When it was announced that Poehler was to voice Joy in Inside Out, most sensible people felt the casting was so appropriate as to be near inevitable. Who better to represent positivity than the woman behind the irrepressible Leslie Knope?

Inside Out trailer

“That’s great. But one theme of the film is that it’s okay not to be happy all the time. Most of us aren’t, and that’s probably good news. The pursuit of happiness is a very American thing and Joy is a very American character: ‘Quick! Hurry! Let’s not think! Keep going! Everybody follow me!’ Look, nobody is who . . . erm . . . I don’t know what people expect me to be and I try not to think what they expect of me.”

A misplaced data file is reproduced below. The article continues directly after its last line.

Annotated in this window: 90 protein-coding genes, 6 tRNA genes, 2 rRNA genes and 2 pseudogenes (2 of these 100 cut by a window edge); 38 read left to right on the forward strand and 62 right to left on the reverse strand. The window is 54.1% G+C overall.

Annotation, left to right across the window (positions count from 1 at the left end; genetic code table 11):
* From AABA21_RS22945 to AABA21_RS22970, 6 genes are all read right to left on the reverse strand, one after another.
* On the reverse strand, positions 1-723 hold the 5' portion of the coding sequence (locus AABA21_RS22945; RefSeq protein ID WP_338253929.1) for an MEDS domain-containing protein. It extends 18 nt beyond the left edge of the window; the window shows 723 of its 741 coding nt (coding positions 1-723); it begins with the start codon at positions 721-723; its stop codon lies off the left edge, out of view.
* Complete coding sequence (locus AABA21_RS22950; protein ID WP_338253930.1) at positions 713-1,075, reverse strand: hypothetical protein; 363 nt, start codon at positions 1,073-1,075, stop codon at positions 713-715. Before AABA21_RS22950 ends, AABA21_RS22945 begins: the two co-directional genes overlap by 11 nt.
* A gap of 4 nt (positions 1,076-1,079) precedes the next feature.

Boston Irish

Let’s sort out the Irishness. Poehler’s dad has German, Portuguese and English blood, so you won’t need to be told that she gets most of the Hibernian juices from her mother’s side. Maternal great-great grandparents made their way to the US from Co Cork. There are also ancestors from Sligo. As she explains it, every box in the checklist was hit.

“Oh, we were real Irish-American. This was Boston. That meant Jesus, JFK, illustrated pamphlets on St Patrick. Lots of beer and lots of potatoes. That’s the Irish-American version of it all. Ha ha!”

Both parents were teachers, but they reacted with equanimity when, after attending Boston College, their daughter drifted towards Chicago and the improvisatory geniuses at Second City.